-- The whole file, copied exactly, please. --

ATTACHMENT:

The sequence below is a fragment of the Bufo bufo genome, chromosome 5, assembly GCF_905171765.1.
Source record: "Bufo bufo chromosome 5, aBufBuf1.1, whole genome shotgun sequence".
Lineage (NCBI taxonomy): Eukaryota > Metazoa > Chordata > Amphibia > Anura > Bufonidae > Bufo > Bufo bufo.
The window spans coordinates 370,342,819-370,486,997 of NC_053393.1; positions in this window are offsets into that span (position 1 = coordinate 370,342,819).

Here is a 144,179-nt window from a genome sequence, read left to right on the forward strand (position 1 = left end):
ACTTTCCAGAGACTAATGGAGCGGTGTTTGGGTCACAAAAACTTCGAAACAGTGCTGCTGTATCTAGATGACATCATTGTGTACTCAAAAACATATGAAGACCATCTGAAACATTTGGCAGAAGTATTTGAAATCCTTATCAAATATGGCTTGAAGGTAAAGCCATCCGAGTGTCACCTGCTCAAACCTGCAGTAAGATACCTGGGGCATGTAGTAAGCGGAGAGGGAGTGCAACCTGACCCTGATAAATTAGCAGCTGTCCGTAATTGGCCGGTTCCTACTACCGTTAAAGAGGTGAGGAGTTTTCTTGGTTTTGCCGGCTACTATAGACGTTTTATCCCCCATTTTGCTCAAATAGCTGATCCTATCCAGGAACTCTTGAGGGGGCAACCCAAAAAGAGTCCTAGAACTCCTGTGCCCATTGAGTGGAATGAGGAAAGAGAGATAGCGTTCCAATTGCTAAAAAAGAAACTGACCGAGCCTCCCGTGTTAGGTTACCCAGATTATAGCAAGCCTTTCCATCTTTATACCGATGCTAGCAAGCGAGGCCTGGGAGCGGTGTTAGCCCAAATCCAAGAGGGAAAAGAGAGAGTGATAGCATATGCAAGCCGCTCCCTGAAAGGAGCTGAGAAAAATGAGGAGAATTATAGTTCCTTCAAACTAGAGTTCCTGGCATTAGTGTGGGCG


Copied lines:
The sequence below is a fragment of the Bufo bufo genome, chromosome 5, assembly GCF_905171765.1.
Source record: "Bufo bufo chromosome 5, aBufBuf1.1, whole genome shotgun sequence".
Lineage (NCBI taxonomy): Eukaryota > Metazoa > Chordata > Amphibia > Anura > Bufonidae > Bufo > Bufo bufo.
The window spans coordinates 370,342,819-370,486,997 of NC_053393.1; positions in this window are offsets into that span (position 1 = coordinate 370,342,819).

Here is a 144,179-nt window from a genome sequence, read left to right on the forward strand (position 1 = left end):
ACTTTCCAGAGACTAATGGAGCGGTGTTTGGGTCACAAAAACTTCGAAACAGTGCTGCTGTATCTAGATGACATCATTGTGTACTCAAAAACATATGAAGACCATCTGAAACATTTGGCAGAAGTATTTGAAATCCTTATCAAATATGGCTTGAAGGTAAAGCCATCCGAGTGTCACCTGCTCAAACCTGCAGTAAGATACCTGGGGCATGTAGTAAGCGGAGAGGGAGTGCAACCTGACCCTGATAAATTAGCAGCTGTCCGTAATTGGCCGGTTCCTACTACCGTTAAAGAGGTGAGGAGTTTTCTTGGTTTTGCCGGCTACTATAGACGTTTTATCCCCCATTTTGCTCAAATAGCTGATCCTATCCAGGAACTCTTGAGGGGGCAACCCAAAAAGAGTCCTAGAACTCCTGTGCCCATTGAGTGGAATGAGGAAAGAGAGATAGCGTTCCAATTGCTAAAAAAGAAACTGACCGAGCCTCCCGTGTTAGGTTACCCAGATTATAGCAAGCCTTTCCATCTTTATACCGATGCTAGCAAGCGAGGCCTGGGAGCGGTGTTAGCCCAAATCCAAGAGGGAAAAGAGAGAGTGATAGCATATGCAAGCCGCTCCCTGAAAGGAGCTGAGAAAAATGAGGAGAATTATAGTTCCTTCAAACTAGAGTTCCTGGCATTAGTGTGGGCG